Director, OECD Centre for Tax Policy and Administration
Digitalisation is transforming our everyday lives, as well as the way our economy and society is organised and functions. This digital transformation raises a large number of public policy challenges.
The key features of digitalisation – mobility, reliance on data, network effects, the spread of multi-sided business models, a tendency towards monopoly or oligopoly, and volatility – have important implications for public policy, including in deciding how companies should be taxed.
One thing is clear, there is no such thing as a “digital economy” as opposed to a “regular” economy, but rather it is the economy itself that has become digitalised. The issues are not just about social networks or search engines, but relate to all types of businesses and how they are able to interact with users and consumers all over the world.
Increasing transparency of tax across borders
The OECD/G20 Base Erosion and Profit Shifting (BEPS) Project was designed to stop countries and companies from competing on the basis of a lack of transparency, artificially locating profits where there is little or no economic activity, or the exploitation of loopholes or differences in countries’ tax systems. The work on tax and digitalisation has been a key aspect of the BEPS Project since its inception. While great progress is already being made in the implementation of the BEPS measures generally, preventing companies from being able to avoid paying corporate tax in line with where their real, substantial activities are conducted, the work on tax and digitalisation has been moving ahead on a more cautious track.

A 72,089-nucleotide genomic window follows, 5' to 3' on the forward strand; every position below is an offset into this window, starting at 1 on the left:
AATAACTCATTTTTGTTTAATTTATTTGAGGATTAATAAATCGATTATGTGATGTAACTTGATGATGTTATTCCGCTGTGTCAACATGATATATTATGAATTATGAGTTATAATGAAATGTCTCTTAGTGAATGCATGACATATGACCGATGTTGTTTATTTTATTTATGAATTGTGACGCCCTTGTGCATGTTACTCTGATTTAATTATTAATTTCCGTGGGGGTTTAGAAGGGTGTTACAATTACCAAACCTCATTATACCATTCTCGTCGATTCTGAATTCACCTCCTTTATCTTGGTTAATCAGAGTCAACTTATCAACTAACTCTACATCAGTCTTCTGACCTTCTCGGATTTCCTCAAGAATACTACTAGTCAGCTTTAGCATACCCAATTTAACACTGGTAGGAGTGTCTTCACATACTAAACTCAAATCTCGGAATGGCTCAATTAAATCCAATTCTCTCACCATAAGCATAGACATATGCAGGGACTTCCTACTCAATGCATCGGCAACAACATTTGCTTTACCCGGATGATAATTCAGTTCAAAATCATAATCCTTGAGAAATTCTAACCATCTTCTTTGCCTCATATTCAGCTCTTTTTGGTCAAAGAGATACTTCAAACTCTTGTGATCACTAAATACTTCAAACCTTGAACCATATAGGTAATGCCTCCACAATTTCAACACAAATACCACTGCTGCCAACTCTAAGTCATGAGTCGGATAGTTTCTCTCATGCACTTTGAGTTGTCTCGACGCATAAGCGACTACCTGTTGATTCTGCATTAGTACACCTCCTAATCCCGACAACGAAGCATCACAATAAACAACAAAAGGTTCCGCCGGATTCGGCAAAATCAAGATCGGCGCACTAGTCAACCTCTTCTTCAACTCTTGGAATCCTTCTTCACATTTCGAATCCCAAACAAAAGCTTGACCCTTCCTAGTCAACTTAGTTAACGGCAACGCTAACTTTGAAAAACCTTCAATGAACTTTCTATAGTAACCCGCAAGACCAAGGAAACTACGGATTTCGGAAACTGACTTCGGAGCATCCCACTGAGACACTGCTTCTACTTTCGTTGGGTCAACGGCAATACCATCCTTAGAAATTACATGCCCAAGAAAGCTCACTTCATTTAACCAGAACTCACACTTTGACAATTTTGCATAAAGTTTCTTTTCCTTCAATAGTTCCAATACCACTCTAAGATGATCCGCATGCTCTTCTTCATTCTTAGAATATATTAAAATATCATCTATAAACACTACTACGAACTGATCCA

The debate raises questions of where tax should be paid – and, if so, in what amount – in a world where enterprises can effectively be heavily involved in the economic life of different countries without any significant physical presence and where new and often intangible value drivers more and more come to the fore.
Bringing traditional taxing regulations into the 21st Century
At the same time, the features of the digitalising economy exacerbate some of the risks of base erosion and profit shifting, and enable structures that shift profits to entities that escape taxation or are taxed at only very low rates. Where the main BEPS work is in deciphering how to make the existing rules work better. The debate on tax and digitalisation is about how to change a set of highly complex, international tax rules that have been in place for most of the past one hundred years to reflect today’s realities.
Now, the OECD/G20 Inclusive Framework on BEPS, which counts 128 member countries on an equal footing, has agreed a policy note – Addressing the Tax Challenges Arising from Digitalisation – that has built concrete proposals around which a world-wide consensus can be based. This is a two-pillar approach, which recognises that the digitalisation of the economy is pervasive, raises broader issues, and is most evident in, but not limited to, highly digitalised businesses.
These fundamental questions require detailed technical work and the input of all stakeholders. The Inclusive Framework will continue to work out the details of the proposals, through a public consultation, with the aim of agreeing a global, long-term solution by the end of 2020. The stakes are very high, but the spirit of compromise and unity that have been the foundation for the OECD/G20 Inclusive Framework’s accomplishments to date provide great reason for optimism that a long-term, consensus-based solution will be achieved that can ensure fair international taxation rules for the 21st century.